Angry residents who say they had not been properly consulted about plans for a mammoth overhead transmission line that is proposed to run through many properties gathered at Myrniong on Saturday.
The Western Victoria Transmission Network Project will deliver an approximate 190-kilometre-long overhead electricity transmission line from Bulgana, north of Ararat, to Sydenham, north-west of Melbourne.
In order to do so, a new terminal station will be constructed north of Ballarat, with 85-metre tall towers constructed across the region to support 500kV transmission lines to the Sydenham Terminal Station.
With renewable energy projects such as wind farms popping up across the Western Victorian landscape, the project is being undertaken to allow for current and existing renewable energy sources to be shared with the rest of Victoria.
Related coverage: Generational farmers opposed to massive new powerline project
Myrniong resident Emma Muir organised the community meeting, which was attended by a variety of people from across the region.
Those who attended did so for a variety of reasons - some were farmers, others tree changes and one couple who had only just settled on a property only to learn of the transmission network project.
While most understood that progress has to happen, they want more consultation and other, less imposing options to be considered.
On June 5, Ms Muir's husband received a phone call which "blew him away". While the pair knew about the project, they were not aware that the powerlines were mapped to run through their property until that call.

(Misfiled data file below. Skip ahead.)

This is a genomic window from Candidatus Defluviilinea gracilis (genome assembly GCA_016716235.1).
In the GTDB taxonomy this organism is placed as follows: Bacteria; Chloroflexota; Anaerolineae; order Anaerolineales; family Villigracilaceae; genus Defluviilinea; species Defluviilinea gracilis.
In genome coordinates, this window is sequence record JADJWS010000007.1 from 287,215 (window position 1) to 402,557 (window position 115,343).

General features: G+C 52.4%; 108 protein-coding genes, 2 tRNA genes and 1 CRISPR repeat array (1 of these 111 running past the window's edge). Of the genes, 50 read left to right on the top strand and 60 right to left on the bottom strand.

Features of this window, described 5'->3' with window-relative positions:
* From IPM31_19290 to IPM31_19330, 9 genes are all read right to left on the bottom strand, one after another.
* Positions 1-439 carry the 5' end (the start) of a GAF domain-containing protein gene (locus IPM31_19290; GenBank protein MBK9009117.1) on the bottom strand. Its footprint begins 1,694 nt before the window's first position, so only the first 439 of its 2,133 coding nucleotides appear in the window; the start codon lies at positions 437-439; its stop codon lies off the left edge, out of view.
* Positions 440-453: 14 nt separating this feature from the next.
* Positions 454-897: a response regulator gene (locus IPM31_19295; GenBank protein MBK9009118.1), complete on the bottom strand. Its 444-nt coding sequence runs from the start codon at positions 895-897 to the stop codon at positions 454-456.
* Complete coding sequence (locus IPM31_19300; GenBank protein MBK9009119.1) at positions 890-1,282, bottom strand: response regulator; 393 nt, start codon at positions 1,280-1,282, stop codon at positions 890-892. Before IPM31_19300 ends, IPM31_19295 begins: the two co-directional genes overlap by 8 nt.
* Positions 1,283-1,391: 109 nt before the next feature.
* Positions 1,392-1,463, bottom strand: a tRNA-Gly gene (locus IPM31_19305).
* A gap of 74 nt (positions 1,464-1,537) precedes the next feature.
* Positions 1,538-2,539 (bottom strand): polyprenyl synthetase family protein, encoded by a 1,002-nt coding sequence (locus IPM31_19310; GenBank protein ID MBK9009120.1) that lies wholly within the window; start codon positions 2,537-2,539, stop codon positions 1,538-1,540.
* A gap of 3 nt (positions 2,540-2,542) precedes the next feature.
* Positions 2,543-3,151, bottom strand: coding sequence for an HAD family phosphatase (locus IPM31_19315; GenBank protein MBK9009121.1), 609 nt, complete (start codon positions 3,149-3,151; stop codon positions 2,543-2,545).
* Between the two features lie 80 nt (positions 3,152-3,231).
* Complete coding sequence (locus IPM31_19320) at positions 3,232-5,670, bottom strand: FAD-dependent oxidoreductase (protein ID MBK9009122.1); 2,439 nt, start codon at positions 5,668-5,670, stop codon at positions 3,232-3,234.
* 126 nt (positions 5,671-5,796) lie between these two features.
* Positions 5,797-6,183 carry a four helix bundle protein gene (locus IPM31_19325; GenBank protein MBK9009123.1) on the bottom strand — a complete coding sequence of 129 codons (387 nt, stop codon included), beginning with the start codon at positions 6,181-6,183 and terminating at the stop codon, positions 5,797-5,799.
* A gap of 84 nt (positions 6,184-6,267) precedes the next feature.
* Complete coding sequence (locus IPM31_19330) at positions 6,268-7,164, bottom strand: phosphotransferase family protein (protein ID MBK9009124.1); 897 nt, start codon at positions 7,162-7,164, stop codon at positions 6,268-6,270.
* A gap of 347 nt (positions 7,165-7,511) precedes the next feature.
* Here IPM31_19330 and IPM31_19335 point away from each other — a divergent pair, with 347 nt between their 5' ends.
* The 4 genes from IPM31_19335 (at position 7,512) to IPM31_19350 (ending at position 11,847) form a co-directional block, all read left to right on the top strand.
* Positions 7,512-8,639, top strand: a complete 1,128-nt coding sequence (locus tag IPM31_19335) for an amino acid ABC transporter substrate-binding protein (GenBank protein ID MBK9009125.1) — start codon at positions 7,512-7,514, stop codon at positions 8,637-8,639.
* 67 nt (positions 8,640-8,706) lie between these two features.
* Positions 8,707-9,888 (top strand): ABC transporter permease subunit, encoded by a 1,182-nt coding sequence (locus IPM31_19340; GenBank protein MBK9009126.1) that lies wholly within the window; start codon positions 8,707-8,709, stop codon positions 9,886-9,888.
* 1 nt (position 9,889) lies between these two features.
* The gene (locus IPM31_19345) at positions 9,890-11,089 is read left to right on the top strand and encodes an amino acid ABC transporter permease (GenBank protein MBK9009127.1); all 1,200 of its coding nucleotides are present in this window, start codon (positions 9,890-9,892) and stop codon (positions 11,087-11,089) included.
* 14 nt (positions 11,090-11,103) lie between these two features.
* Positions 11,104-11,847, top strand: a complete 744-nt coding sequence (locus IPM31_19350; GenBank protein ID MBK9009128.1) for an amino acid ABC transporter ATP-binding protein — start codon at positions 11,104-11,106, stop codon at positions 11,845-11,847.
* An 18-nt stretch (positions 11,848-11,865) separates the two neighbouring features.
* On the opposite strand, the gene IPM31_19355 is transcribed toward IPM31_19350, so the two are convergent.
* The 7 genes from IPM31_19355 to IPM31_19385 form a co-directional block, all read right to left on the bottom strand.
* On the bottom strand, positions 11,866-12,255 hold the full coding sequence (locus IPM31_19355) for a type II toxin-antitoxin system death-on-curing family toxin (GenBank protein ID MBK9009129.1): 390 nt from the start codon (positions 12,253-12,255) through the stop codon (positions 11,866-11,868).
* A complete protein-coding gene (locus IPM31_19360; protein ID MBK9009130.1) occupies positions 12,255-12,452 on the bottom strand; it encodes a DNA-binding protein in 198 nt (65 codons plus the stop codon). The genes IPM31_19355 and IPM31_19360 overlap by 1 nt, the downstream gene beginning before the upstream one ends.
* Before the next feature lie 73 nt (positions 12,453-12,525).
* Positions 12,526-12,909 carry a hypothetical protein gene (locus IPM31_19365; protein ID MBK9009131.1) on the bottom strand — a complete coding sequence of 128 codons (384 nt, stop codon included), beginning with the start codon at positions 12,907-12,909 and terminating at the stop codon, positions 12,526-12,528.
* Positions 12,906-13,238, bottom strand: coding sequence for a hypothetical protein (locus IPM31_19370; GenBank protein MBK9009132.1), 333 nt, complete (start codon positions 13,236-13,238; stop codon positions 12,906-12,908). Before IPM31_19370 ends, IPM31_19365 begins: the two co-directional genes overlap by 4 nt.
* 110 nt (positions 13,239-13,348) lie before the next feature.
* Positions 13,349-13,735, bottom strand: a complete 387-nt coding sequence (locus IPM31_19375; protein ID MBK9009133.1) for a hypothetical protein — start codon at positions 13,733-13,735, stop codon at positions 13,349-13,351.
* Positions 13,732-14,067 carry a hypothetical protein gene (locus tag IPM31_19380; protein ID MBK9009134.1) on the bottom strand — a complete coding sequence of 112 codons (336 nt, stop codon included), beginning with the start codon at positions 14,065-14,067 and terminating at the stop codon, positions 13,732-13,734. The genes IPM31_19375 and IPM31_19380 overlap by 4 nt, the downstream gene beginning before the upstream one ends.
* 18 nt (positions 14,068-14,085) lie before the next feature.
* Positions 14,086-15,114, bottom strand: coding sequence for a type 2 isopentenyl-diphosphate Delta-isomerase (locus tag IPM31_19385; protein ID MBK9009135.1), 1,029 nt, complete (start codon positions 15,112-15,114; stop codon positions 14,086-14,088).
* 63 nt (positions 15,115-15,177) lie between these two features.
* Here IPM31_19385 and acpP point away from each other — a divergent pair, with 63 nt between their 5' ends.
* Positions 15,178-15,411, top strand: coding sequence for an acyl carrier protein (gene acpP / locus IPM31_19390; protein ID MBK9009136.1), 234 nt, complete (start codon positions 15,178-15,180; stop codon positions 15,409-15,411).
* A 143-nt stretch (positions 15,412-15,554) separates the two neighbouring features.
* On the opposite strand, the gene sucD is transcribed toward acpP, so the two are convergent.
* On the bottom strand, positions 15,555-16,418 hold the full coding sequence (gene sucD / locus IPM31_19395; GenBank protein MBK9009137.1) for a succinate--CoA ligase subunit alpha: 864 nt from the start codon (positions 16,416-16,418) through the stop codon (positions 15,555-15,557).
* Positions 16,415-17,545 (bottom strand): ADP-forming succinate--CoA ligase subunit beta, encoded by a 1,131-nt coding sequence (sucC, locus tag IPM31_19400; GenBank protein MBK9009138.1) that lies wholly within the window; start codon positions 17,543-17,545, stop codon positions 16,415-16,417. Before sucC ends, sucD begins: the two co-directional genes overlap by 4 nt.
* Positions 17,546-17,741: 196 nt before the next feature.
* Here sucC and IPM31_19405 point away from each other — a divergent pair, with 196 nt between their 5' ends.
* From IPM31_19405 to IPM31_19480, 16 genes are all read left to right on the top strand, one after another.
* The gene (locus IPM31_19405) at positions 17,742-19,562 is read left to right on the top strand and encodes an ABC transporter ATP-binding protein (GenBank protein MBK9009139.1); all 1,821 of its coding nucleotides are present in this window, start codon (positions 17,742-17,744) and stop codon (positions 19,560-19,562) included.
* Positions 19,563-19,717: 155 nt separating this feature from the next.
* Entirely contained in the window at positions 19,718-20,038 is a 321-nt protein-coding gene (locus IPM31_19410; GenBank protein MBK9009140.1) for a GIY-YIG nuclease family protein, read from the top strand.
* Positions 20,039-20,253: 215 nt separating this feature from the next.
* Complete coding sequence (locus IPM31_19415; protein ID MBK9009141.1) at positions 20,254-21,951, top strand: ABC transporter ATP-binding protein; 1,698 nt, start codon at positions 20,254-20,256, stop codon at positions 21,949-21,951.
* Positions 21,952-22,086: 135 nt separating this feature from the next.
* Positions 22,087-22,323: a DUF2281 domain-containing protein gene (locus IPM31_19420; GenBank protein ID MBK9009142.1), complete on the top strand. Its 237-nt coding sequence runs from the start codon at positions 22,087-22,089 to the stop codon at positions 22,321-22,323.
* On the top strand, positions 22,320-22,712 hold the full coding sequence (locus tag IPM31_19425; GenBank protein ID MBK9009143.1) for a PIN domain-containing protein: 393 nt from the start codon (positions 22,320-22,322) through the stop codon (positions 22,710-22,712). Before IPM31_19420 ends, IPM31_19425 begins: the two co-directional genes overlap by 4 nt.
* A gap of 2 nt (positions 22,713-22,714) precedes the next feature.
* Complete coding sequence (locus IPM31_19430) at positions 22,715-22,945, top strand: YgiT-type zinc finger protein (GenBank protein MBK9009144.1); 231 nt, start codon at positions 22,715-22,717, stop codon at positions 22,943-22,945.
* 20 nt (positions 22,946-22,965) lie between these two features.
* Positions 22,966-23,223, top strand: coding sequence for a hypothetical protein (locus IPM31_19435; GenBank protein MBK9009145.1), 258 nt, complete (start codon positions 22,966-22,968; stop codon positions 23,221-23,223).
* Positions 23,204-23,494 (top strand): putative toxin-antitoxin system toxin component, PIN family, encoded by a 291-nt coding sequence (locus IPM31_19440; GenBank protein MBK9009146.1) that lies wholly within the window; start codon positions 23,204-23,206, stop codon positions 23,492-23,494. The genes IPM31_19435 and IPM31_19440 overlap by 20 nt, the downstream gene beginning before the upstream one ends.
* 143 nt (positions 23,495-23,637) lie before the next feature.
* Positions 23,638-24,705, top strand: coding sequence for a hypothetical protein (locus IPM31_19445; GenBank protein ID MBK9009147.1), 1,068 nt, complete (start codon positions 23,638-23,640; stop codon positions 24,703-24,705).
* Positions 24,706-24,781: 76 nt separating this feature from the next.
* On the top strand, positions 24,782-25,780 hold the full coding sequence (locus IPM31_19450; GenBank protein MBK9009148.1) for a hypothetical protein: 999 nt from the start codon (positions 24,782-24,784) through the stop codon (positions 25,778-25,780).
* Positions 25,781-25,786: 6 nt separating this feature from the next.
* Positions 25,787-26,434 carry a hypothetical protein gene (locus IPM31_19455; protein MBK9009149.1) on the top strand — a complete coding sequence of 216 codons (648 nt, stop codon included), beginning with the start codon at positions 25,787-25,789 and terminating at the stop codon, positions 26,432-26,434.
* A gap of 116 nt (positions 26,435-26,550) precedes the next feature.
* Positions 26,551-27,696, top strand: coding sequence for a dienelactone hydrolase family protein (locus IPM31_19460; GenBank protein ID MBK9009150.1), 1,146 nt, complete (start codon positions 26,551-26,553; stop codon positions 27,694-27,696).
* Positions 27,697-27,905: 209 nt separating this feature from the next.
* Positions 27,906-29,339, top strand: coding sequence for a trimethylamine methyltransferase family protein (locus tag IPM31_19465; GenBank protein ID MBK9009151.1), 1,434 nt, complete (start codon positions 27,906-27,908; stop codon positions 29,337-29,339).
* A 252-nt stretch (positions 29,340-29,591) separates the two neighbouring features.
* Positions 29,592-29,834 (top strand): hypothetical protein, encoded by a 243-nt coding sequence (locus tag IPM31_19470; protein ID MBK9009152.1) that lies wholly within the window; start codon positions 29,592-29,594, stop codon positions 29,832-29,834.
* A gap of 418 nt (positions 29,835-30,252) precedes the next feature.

The person on the other end of the line told them that their family farm had been identified as an area where towers could be installed. A letter was received, and a meeting was organised the following week.
During this meeting, Ms Muir said none of her questions about how big the towers would be, how much land would be required, if they could farm under them or their potential health impacts were answered.
She said she and her husband were told the company had a plan in mind, including where the towers would be installed.
Ms Muir and her husband have a prime lamb and beef cattle production and also grow some crops.
The proposed alignment would run through four kilometres of their property - essentially cutting straight down the middle.
"We gave them a list of reasons why economically, environmentally and for health reasons why it was not possible for us to have those towers on our property."
While they were told they would receive some compensation, Ms Muir said it was not a matter of a small payment.
"It would dissect the whole property, making it pretty much unviable to continue our livelihoods," she said.
"It is just horrendous - we haven't slept since and we haven't talked about anything else. Our whole world has imploded.
"But then I realised it wasn't just us."
Ms Muir said the community had since rallied together to fight the proposed plan.
"We have to look after ourselves and we have to look after every member of our community - that's so important," she said.
The land the project is proposed to run through is productive, fertile land that is perfect for farming. It is also abundant with native wildlife.
The residents are fearful of the monumental impact it could have - they say it could ruin families' livelihoods, and cause potential health and environmental impacts.
While it could have an immediate impact such as by prohibiting irrigation for potatoes, it could mean farmland which has been in the same families for generations could lose their financial and farming value.